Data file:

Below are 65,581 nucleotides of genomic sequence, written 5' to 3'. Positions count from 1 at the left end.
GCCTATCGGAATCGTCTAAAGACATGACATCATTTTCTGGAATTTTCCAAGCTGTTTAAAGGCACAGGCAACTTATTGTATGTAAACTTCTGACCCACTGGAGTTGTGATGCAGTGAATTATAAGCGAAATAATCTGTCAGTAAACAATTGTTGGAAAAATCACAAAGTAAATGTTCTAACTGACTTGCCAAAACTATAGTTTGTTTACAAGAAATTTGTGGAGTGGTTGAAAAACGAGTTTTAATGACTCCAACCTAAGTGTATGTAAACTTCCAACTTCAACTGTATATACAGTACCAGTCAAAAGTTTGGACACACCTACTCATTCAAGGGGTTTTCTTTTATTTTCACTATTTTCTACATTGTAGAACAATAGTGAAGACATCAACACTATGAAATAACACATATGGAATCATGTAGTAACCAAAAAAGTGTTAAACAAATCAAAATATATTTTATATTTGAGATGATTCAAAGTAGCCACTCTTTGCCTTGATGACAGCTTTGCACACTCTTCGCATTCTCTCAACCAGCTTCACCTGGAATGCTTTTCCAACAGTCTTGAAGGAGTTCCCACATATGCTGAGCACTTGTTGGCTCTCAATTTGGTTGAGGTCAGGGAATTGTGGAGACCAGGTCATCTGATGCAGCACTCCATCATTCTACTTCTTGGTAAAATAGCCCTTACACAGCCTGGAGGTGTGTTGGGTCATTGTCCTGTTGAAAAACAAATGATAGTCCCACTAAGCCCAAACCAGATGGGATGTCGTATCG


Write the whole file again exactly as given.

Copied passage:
Below are 65,581 nucleotides of genomic sequence, written 5' to 3'. Positions count from 1 at the left end.
GCCTATCGGAATCGTCTAAAGACATGACATCATTTTCTGGAATTTTCCAAGCTGTTTAAAGGCACAGGCAACTTATTGTATGTAAACTTCTGACCCACTGGAGTTGTGATGCAGTGAATTATAAGCGAAATAATCTGTCAGTAAACAATTGTTGGAAAAATCACAAAGTAAATGTTCTAACTGACTTGCCAAAACTATAGTTTGTTTACAAGAAATTTGTGGAGTGGTTGAAAAACGAGTTTTAATGACTCCAACCTAAGTGTATGTAAACTTCCAACTTCAACTGTATATACAGTACCAGTCAAAAGTTTGGACACACCTACTCATTCAAGGGGTTTTCTTTTATTTTCACTATTTTCTACATTGTAGAACAATAGTGAAGACATCAACACTATGAAATAACACATATGGAATCATGTAGTAACCAAAAAAGTGTTAAACAAATCAAAATATATTTTATATTTGAGATGATTCAAAGTAGCCACTCTTTGCCTTGATGACAGCTTTGCACACTCTTCGCATTCTCTCAACCAGCTTCACCTGGAATGCTTTTCCAACAGTCTTGAAGGAGTTCCCACATATGCTGAGCACTTGTTGGCTCTCAATTTGGTTGAGGTCAGGGAATTGTGGAGACCAGGTCATCTGATGCAGCACTCCATCATTCTACTTCTTGGTAAAATAGCCCTTACACAGCCTGGAGGTGTGTTGGGTCATTGTCCTGTTGAAAAACAAATGATAGTCCCACTAAGCCCAAACCAGATGGGATGTCGTATCG